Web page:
In an earlier, parallel argument against radical constructivism in research on nationalism, Smith (1991) pointed out that although the reified symbols of nations may be recent constructions or even fabrications that does not mean that the members of a nation do not have anything substantial in common. Being paranoid is no guarantee that nobody is after you. Smith, unlike Sahlins, distinguished between shared culture as embedded in popular experience and shared culture as political tools. The point is well taken — the majority of people who live in a given country may have a lot of untheorized, unmarked and unpoliticized culture in common, in spite of the fact that the official national symbolism is recently and perhaps even cunningly constructed. Diverging from Smith’s view, Sahlins (1999) suggests that it is not always possible, or even interesting, to distinguish between ‘fabricated’ and ‘real’ culture. Certainly, conflating culture with identity politics, as de Heusch (2000) has uncharitably accused Roosens (1990) of doing, can be illuminating, but it is ultimately intellectually limiting to do so (see also Eriksen 2000).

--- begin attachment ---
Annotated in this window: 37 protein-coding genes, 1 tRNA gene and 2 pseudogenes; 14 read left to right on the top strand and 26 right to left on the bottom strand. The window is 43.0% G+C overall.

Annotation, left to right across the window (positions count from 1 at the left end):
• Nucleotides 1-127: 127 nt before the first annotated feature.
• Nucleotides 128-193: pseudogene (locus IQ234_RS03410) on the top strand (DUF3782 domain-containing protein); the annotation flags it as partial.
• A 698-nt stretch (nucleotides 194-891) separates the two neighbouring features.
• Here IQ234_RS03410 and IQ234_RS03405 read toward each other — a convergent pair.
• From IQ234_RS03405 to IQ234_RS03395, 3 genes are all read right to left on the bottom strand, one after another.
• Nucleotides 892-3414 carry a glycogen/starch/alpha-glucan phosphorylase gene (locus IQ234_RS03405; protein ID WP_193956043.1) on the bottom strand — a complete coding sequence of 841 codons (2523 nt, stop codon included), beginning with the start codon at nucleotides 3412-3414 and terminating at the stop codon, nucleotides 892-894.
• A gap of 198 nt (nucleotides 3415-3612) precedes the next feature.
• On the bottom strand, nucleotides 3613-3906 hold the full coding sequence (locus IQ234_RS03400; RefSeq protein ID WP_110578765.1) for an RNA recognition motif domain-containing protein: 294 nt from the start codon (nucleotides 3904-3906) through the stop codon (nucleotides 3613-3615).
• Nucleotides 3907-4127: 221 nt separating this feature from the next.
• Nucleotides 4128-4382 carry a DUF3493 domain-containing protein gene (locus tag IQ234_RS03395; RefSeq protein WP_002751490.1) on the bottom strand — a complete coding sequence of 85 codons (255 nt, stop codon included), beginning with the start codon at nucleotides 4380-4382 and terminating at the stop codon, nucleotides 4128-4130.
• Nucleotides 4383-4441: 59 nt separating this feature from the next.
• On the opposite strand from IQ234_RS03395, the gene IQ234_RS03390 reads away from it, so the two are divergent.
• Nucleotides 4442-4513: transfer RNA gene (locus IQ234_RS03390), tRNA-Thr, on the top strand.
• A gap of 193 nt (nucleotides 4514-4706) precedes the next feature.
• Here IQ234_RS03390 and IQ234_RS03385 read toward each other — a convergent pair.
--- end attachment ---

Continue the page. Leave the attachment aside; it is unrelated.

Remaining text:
Is the distinction between ‘experienced’ and ‘fabricated’ culture relevant or spurious? To be sure, the distinction is often blurred in practice. In the case of Norwegian national identity (to be discussed in more detail below), outdoor winter activities were depicted strategically as a national characteristic from the late 18th century onwards (Christensen 1993), but they later became a part of the national habitus of a population massively socialized to enjoy cold outdoor activities. Be this as it may, there are several strong arguments in favor of exploring commercialized or politicized expressions of culture as contestable acts of symbolic invention; we just need to make it clear that such analyses do not offer the whole story. Firstly, as Keesing (1996) pointed out, the politics of tradition in societies studied by anthropologists now entails the appropriation of a vaguely anthropological (or perhaps nationalist) concept of culture: Anthropologists are no longer needed to identify other people’s culture, since the latter are perfectly capable of doing it themselves. It is clearly a matter of interest how a particular local culture is being trimmed and shaped to meet immediate political needs. Secondly, research on ‘ethnic art’ (e.g. Graburn 1976, Marcus and Myers 1995) shows that both form and content of symbolic production associated with particular cultures undergoes dramatic transformations when the products are incorporated into a wider system of exchange, such as the global arts market. Thirdly, it must be said that whenever a particular use of symbols associated with a group are contested, asking the question cui bono? — who benefits? — is less an act of cynicism or ironic anthropology than an earnest wish to find out what is going on. Fourthly and finally, it is sometimes both relevant and enlightening to distinguish between culture seen as the shared understandings of a particular collectivity of people and culture seen as a commodity or political resource. If it is true, as rumor has it, that Irish theme pubs are becoming so popular these days that they are even appearing in Dublin, then no anthropologist worthy of his grant money would describe them without making a distinction between the generic, globalized Irish franchise pubs and the ancient local on the corner.